Fuel Economy / MPG » 7
Shopping for a new Chrysler 200? MSRP: $19,195 - $32,820
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GREEN | 7 out of 10
21/30 (four-speed automatic); 20/31 (six-speed auto); 19/29 (V-6)
It's too bad, then, that when you look at another, increasingly popular metric, the 200 Limited is near the back of the pack. On the fuel economy front, the 200 Limited's 19 mpg city and 29 mpg highway mean it finishes in the bottom third of the family sedan class -- well off the 23 city and 34 highway mpg pace of the teetotaling, class-leading Sonata 2.0T.
While the old 2.4-liter four-cylinder is still around, it's gotten no more smooth, powerful nor fuel-efficient. In fact, with the new six-speed automatic transmission, the V6 consumes just 29 mpg highway while the four-cylinder comes in at 31 mpg in the same cycle. We'll trade 2 mpg for over 100 additional horsepower any day of the week.
Fuel economy was boosted slightly last year for the Chrysler 200, but you might not have noticed the difference; that's because so many mid-size sedans do better.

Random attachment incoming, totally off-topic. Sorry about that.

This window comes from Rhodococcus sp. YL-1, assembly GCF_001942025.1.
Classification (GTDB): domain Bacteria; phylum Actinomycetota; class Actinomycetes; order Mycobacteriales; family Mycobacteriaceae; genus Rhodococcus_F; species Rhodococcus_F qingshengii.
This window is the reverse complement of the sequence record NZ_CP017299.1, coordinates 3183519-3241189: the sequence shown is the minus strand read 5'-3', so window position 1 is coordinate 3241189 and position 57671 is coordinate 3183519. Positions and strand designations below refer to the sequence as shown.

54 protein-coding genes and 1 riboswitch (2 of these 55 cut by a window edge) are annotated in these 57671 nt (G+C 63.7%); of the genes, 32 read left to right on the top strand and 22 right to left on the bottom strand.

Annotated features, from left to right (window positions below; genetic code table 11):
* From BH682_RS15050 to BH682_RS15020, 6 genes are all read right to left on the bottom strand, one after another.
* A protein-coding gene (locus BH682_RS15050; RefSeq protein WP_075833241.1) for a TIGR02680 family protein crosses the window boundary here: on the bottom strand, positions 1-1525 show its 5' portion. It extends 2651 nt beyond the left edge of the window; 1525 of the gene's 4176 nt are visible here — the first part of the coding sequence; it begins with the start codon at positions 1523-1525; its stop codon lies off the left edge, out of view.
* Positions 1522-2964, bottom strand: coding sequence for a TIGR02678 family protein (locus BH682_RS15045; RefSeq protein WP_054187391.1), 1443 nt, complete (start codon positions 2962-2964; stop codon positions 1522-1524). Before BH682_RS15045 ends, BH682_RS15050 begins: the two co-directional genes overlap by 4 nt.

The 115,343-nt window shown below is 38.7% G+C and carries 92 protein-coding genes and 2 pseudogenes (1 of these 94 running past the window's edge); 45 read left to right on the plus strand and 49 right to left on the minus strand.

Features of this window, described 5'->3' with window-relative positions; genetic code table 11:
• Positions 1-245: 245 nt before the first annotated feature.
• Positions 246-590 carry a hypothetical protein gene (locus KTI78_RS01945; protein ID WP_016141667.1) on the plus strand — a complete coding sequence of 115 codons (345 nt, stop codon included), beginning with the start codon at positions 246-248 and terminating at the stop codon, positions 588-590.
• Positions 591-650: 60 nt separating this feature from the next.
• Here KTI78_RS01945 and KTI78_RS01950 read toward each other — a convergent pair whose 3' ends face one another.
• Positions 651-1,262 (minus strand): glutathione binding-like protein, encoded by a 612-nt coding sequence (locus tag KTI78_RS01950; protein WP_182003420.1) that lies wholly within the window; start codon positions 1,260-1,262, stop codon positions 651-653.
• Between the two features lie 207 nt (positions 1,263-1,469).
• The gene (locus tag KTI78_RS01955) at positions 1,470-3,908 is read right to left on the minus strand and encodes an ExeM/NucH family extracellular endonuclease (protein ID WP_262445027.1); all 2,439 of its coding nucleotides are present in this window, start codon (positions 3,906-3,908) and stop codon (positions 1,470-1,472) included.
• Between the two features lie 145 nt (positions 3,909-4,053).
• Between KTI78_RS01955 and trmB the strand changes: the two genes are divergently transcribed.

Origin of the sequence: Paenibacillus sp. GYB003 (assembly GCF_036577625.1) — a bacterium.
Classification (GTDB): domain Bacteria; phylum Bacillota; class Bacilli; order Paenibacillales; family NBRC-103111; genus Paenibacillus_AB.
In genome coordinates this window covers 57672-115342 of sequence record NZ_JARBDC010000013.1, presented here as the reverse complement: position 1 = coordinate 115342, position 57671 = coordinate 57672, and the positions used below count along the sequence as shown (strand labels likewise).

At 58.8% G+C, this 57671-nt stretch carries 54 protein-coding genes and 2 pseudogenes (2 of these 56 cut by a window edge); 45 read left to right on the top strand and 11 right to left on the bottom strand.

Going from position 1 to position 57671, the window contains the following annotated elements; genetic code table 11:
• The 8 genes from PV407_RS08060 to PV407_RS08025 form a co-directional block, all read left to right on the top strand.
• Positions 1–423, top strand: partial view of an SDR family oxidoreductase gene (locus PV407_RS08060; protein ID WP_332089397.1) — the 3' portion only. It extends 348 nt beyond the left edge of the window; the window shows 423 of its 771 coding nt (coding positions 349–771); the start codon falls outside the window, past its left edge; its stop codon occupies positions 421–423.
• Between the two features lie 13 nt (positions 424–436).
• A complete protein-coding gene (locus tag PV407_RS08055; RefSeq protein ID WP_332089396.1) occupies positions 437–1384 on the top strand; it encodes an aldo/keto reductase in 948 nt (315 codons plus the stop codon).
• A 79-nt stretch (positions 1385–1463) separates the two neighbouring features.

At either 30 or 31 mpg on the highway with the four-cylinder engine, the base engine in the 200 Sedan gets lower mileage than some competing V-6 sedans. And at 19 mpg city, 29 highway, the new V-6 isn't as bad, but it's still near the back of the pack for a front-wheel-drive sedan.
We've managed to do a bit better in real-world driving, though, especially with the V-6. Over about 300 miles of mostly gentle highway driving in a four-cylinder Limited sedan with the six-speed automatic, we saw about 27 mpg, while in a V-6 over about 250 miles of mixed driving--including some city congestion--we averaged 24 mpg.
Nearly every other mid-size sedan gets better mileage than the 2013 Chrysler 200.